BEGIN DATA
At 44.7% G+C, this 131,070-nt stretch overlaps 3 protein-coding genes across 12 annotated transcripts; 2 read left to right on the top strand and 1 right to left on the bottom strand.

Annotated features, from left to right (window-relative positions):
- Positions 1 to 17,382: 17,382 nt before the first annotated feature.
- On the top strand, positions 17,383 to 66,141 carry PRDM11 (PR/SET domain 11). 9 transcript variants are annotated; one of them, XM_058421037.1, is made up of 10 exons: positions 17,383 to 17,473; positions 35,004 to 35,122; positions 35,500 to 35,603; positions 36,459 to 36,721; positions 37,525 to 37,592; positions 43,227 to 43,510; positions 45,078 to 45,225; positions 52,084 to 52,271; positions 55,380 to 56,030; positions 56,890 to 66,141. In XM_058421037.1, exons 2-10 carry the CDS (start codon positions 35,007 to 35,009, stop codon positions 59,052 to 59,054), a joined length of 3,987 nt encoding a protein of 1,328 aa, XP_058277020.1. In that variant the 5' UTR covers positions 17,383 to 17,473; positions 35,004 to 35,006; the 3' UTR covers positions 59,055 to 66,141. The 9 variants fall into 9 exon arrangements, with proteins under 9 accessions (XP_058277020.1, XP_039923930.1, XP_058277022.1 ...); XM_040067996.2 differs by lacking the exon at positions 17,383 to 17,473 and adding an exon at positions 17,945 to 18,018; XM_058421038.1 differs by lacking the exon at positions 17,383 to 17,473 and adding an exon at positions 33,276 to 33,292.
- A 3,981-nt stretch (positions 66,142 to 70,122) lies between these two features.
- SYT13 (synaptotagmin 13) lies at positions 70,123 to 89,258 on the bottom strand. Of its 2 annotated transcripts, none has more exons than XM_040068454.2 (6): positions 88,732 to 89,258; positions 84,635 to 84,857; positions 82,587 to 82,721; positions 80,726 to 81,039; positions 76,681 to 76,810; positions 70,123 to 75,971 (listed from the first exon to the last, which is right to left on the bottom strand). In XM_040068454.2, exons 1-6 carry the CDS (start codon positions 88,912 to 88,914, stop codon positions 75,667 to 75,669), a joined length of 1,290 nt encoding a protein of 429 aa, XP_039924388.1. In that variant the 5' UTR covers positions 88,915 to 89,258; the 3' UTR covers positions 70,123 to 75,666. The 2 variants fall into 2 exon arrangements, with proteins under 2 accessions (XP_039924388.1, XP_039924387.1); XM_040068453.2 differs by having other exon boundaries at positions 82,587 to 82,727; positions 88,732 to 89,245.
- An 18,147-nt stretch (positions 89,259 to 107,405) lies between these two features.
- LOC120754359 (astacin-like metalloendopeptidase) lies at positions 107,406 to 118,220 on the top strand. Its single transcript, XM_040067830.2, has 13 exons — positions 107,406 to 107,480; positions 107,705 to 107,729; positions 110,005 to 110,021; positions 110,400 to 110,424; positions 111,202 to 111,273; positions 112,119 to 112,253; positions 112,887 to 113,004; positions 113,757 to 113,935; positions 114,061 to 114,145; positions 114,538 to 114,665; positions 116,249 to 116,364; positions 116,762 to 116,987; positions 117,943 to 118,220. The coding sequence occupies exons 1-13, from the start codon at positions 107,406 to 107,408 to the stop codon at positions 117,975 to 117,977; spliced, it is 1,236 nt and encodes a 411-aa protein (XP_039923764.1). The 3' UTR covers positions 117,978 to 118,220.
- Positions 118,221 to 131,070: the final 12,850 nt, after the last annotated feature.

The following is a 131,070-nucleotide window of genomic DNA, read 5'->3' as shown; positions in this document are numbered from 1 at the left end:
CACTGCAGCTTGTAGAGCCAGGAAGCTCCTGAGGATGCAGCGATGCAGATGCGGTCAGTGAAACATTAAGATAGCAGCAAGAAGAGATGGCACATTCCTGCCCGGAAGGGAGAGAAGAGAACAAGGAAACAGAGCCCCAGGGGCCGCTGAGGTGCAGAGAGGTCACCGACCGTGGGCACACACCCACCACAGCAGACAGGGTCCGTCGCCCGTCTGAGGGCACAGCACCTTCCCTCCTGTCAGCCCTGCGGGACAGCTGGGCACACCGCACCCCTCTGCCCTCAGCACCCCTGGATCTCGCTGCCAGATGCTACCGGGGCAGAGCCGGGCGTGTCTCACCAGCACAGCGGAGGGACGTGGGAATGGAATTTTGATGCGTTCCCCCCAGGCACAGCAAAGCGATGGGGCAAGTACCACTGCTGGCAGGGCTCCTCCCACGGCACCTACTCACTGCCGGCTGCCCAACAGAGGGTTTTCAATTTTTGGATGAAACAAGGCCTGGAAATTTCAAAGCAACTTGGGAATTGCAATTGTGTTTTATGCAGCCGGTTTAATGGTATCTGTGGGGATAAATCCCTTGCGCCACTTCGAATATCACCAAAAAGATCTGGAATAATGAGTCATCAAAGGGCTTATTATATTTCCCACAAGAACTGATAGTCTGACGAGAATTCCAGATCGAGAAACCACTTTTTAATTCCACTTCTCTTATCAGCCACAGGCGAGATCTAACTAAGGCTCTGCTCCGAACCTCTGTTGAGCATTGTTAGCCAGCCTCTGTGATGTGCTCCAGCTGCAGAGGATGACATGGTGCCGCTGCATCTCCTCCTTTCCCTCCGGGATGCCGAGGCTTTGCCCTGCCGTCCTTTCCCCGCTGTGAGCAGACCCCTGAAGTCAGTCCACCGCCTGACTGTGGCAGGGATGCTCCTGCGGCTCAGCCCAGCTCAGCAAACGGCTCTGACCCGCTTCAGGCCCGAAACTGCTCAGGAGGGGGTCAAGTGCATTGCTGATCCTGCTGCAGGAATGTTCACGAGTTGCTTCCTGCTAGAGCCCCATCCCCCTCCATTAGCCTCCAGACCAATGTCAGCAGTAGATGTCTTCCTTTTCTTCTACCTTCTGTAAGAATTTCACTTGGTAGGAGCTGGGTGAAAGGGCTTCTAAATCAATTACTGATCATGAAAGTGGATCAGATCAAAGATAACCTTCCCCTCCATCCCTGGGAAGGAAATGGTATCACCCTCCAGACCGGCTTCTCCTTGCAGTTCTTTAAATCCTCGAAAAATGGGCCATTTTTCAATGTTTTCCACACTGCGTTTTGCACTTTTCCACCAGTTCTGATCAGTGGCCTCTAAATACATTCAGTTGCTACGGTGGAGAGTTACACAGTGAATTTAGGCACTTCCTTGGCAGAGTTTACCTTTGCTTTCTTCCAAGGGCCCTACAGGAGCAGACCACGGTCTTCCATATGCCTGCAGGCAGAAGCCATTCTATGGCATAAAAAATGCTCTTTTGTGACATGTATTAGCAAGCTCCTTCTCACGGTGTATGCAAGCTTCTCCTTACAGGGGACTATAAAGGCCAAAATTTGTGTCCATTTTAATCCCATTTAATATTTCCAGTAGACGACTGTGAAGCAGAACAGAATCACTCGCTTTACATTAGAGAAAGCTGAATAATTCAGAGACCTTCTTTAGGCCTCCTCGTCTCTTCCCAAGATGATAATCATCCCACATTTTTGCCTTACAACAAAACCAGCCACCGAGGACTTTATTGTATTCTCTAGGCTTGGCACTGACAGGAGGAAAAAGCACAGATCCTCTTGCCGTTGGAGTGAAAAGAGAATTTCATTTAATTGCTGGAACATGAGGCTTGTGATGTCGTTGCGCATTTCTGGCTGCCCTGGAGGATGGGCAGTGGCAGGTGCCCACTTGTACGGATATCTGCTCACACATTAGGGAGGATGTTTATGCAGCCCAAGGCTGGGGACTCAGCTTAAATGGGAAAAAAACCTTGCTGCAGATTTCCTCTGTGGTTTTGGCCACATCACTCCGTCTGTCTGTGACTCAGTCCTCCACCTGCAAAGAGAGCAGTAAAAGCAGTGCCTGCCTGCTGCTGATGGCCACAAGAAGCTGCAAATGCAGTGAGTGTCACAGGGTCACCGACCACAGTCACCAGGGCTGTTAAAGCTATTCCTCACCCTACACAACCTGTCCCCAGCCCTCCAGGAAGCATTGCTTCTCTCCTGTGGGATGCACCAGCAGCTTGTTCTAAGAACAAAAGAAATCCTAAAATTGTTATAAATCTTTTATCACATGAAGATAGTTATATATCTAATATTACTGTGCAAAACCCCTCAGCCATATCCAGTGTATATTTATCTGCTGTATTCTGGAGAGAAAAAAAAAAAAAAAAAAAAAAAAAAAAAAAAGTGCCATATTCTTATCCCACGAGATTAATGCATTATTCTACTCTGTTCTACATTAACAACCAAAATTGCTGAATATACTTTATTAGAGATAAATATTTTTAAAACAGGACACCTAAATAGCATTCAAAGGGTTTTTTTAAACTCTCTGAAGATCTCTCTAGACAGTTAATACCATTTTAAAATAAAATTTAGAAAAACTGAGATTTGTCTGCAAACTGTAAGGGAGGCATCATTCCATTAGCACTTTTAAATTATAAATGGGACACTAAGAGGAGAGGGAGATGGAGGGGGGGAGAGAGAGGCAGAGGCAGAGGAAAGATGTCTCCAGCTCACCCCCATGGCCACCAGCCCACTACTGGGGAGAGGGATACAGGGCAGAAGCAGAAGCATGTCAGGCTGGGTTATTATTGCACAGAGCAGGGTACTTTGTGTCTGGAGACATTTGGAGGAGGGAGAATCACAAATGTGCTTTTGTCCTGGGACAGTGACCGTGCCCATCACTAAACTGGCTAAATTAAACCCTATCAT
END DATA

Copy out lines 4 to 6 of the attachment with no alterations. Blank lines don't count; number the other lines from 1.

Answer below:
- On the top strand, positions 17,383 to 66,141 carry PRDM11 (PR/SET domain 11). 9 transcript variants are annotated; one of them, XM_058421037.1, is made up of 10 exons: positions 17,383 to 17,473; positions 35,004 to 35,122; positions 35,500 to 35,603; positions 36,459 to 36,721; positions 37,525 to 37,592; positions 43,227 to 43,510; positions 45,078 to 45,225; positions 52,084 to 52,271; positions 55,380 to 56,030; positions 56,890 to 66,141. In XM_058421037.1, exons 2-10 carry the CDS (start codon positions 35,007 to 35,009, stop codon positions 59,052 to 59,054), a joined length of 3,987 nt encoding a protein of 1,328 aa, XP_058277020.1. In that variant the 5' UTR covers positions 17,383 to 17,473; positions 35,004 to 35,006; the 3' UTR covers positions 59,055 to 66,141. The 9 variants fall into 9 exon arrangements, with proteins under 9 accessions (XP_058277020.1, XP_039923930.1, XP_058277022.1 ...); XM_040067996.2 differs by lacking the exon at positions 17,383 to 17,473 and adding an exon at positions 17,945 to 18,018; XM_058421038.1 differs by lacking the exon at positions 17,383 to 17,473 and adding an exon at positions 33,276 to 33,292.
- A 3,981-nt stretch (positions 66,142 to 70,122) lies between these two features.
- SYT13 (synaptotagmin 13) lies at positions 70,123 to 89,258 on the bottom strand. Of its 2 annotated transcripts, none has more exons than XM_040068454.2 (6): positions 88,732 to 89,258; positions 84,635 to 84,857; positions 82,587 to 82,721; positions 80,726 to 81,039; positions 76,681 to 76,810; positions 70,123 to 75,971 (listed from the first exon to the last, which is right to left on the bottom strand). In XM_040068454.2, exons 1-6 carry the CDS (start codon positions 88,912 to 88,914, stop codon positions 75,667 to 75,669), a joined length of 1,290 nt encoding a protein of 429 aa, XP_039924388.1. In that variant the 5' UTR covers positions 88,915 to 89,258; the 3' UTR covers positions 70,123 to 75,666. The 2 variants fall into 2 exon arrangements, with proteins under 2 accessions (XP_039924388.1, XP_039924387.1); XM_040068453.2 differs by having other exon boundaries at positions 82,587 to 82,727; positions 88,732 to 89,245.